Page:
Easy Fixes for a Cold Radiator

Problems with heating often come to light in the autumn when you turn on your system after a summer break. Many problems with finicky radiators can be addressed in minutes with minimal effort.

Easy Fixes for a Cold Radiator

My radiators are stone cold

Check your central heating boiler and pump

If all of your radiators are cold:

  • First, check that the heating programmer and thermostat are set correctly. Make sure that both Hot Water and Central Heating are enabled on the programmer — you can usually override its timer to activate both instantly; the button that does this is often labeled "Continuous." Set the thermostat to a higher temperature.
  • Confirm that the boiler is working. Does it feel warm? Most boilers have a dial that allows you to control the temperature of the water as it leaves the boiler for the hot-water tank and heating system. Make sure this is turned up. If the boiler won't fire up, call a technician.
  • The problem may lie in the electric pump that circulates hot water through the radiators; this can get clogged with particles, especially if inactive over the summer. Can you hear it working or feel it vibrating? If not, remove the screw on the face of the pump with a large flat-head screwdriver. Beneath, there is a smaller slot that connects directly to the pump's movement; insert a screwdriver into the slot and turn it gently each way — this is often enough to get the pump moving.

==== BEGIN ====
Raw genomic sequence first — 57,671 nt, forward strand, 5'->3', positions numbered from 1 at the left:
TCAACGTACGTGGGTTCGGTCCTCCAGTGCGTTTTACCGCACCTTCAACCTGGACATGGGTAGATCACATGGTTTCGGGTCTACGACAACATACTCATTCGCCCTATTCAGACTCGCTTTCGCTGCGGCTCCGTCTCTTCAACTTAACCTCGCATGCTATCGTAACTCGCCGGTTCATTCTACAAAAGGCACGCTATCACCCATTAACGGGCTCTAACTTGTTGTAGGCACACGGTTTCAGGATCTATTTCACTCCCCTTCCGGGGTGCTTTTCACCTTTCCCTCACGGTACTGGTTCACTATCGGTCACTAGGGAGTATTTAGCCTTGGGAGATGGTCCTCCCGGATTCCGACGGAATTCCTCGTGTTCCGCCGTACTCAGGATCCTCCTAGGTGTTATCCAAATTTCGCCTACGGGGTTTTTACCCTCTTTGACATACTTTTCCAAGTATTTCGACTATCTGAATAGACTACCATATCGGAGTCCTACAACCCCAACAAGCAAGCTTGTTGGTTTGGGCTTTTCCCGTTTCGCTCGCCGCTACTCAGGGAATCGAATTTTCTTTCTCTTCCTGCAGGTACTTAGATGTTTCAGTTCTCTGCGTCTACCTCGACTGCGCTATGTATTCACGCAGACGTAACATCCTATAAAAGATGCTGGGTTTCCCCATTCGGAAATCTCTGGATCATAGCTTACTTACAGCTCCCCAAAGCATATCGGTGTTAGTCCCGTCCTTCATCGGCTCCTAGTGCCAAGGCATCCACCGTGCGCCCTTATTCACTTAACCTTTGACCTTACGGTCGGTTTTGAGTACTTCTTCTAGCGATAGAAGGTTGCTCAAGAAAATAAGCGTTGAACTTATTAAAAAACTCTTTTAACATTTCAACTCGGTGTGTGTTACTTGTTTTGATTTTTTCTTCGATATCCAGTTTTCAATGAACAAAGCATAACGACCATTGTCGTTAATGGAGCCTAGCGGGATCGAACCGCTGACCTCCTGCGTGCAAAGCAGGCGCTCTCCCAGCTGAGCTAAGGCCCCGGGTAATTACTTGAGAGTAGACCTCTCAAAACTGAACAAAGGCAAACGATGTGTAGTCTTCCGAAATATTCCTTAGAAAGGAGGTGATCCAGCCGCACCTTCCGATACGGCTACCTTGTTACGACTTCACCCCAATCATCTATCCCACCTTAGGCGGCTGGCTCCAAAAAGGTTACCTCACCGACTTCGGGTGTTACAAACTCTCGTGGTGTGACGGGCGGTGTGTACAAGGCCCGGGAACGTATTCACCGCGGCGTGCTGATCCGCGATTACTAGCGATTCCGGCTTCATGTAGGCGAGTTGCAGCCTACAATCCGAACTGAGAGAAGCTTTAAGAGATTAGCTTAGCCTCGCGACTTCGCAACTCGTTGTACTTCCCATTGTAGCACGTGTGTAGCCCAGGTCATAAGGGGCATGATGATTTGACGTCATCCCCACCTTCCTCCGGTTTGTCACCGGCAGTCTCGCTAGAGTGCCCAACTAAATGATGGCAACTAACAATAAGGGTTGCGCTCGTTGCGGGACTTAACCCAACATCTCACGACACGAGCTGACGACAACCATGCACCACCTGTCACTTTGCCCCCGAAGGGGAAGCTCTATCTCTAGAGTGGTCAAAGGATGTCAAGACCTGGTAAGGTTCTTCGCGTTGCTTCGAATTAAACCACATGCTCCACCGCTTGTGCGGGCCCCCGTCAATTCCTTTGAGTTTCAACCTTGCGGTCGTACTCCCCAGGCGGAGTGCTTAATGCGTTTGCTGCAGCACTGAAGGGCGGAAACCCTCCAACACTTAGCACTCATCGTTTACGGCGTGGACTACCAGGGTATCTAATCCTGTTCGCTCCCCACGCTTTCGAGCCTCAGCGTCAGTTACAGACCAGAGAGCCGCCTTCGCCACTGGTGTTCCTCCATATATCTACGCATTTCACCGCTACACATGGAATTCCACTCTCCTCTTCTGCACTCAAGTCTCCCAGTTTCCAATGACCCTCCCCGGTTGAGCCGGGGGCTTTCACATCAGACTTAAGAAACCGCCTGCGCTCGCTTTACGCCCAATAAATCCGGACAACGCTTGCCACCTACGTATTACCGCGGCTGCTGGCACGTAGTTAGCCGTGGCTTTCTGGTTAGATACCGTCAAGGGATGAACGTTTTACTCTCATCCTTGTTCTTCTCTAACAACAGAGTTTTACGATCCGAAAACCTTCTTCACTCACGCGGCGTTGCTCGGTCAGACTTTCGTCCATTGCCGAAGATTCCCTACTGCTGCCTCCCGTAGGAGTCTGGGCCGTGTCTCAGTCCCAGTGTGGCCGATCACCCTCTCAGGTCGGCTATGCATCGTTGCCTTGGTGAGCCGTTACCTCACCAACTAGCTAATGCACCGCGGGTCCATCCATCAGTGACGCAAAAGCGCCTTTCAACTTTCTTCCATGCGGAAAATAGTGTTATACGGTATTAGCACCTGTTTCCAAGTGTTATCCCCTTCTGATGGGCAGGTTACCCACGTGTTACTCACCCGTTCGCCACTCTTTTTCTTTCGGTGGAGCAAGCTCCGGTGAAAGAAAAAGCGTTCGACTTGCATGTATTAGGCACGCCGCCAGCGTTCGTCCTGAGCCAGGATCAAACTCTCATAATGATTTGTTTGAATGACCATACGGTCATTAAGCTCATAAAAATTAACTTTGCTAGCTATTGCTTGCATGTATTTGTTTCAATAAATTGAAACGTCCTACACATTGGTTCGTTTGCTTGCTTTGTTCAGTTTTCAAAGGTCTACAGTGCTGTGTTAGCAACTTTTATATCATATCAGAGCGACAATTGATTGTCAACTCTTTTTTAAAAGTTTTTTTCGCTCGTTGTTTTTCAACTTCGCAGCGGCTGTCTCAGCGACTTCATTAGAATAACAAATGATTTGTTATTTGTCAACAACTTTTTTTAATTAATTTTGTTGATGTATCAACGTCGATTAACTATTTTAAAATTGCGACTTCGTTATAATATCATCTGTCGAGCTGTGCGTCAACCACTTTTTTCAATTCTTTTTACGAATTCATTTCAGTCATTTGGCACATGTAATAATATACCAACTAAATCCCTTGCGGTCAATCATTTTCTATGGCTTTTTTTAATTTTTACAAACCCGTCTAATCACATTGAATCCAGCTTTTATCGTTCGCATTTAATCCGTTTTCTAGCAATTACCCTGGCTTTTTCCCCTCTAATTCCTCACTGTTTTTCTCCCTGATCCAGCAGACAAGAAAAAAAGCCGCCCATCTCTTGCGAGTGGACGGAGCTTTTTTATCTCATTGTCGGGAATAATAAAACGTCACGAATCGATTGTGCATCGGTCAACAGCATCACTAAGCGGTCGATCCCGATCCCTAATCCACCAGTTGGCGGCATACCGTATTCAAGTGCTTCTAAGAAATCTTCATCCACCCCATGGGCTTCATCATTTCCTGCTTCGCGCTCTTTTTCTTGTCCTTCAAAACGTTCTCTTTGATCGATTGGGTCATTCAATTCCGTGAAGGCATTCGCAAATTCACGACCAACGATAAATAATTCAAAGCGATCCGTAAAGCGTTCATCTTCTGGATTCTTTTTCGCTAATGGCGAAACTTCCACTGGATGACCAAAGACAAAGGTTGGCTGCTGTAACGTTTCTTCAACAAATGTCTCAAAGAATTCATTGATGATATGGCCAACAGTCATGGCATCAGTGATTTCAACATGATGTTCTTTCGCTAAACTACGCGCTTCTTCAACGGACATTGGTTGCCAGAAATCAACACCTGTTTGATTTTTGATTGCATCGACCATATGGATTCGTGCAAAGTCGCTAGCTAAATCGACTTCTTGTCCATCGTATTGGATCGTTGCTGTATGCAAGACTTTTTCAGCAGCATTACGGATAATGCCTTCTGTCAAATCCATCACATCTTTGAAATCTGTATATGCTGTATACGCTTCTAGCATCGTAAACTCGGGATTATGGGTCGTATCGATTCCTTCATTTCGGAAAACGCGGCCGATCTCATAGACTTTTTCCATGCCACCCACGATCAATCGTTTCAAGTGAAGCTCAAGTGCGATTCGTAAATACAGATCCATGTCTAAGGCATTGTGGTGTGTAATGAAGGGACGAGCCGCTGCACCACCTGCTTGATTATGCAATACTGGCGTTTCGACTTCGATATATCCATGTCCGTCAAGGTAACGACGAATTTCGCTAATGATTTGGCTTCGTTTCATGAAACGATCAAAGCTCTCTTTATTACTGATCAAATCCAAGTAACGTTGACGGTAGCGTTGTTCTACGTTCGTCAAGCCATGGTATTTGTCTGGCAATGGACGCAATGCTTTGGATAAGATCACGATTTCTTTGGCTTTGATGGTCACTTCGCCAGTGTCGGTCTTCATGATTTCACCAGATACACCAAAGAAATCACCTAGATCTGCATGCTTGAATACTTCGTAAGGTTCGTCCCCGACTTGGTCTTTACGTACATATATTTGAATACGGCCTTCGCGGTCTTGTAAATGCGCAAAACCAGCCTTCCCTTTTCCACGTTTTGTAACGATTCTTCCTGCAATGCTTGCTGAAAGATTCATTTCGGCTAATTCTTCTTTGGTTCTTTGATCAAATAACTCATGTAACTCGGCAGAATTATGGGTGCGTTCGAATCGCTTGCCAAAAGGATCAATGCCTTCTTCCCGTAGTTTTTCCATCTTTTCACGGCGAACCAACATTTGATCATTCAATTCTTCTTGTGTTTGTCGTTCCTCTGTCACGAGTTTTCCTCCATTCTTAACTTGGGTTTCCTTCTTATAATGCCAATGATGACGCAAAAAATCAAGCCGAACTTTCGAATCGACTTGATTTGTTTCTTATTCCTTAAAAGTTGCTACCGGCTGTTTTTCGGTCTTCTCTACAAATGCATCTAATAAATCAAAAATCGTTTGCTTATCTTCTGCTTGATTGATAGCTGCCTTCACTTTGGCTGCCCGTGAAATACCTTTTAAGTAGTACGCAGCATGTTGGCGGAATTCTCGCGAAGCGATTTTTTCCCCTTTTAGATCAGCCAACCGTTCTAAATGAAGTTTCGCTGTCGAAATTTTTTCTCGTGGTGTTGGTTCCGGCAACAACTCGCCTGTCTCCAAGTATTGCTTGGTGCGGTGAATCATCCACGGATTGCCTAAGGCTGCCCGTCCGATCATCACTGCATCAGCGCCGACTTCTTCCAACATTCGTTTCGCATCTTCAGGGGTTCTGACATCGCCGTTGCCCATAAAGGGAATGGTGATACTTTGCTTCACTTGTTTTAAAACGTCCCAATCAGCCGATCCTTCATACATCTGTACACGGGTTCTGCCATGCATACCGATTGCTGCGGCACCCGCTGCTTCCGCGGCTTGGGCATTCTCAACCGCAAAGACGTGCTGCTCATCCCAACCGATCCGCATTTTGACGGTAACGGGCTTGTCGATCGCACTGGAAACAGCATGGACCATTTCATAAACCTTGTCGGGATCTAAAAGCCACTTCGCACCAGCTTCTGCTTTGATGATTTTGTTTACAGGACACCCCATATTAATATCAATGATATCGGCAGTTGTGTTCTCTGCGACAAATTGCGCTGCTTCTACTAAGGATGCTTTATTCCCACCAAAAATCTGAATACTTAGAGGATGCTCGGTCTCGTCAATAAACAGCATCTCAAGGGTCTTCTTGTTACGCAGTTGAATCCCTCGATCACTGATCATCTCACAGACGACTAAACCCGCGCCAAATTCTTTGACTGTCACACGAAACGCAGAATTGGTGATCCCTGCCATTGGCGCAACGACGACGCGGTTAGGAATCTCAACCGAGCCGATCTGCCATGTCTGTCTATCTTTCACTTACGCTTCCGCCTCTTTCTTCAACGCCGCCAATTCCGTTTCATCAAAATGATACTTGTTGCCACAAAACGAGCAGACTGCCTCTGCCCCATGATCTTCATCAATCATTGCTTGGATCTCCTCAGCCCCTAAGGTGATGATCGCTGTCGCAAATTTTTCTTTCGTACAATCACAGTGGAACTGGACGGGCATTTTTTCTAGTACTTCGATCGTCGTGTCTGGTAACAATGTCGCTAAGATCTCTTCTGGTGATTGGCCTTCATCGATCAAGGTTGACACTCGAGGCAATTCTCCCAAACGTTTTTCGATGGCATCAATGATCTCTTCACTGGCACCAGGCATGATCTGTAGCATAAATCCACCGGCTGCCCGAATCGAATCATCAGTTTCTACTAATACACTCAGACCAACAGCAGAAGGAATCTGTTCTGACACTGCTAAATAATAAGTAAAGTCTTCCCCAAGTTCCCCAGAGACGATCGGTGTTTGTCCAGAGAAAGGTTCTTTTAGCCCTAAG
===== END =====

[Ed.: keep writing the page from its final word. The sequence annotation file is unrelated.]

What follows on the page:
The top of the radiator is cold

Bleed air from the radiator

A radiator that is hot at the bottom and cold at the top needs bleeding to remove any trapped air. You'll need a bleed key, which can be bought from any hardware store (though some valves can be opened with a screwdriver).

  • Switch the heating off at the control panel and locate the radiator's bleed valve; it is usually at one end of the top of the radiator.
  • Insert the key and turn the valve counterclockwise until you hear air hissing out; as the air is released, the radiator fills with water.
  • Be ready with an old cloth to soak up any water that spurts out of the valve once the radiator is full. Close the valve the moment this happens; don't overtighten it, or you'll have trouble opening it next time you need to bleed the radiator.
  • If your radiator is cool at the bottom and hot at the top, it is probably clogged up with sludge. It will need to be removed and flushed clean — a job for a plumber.
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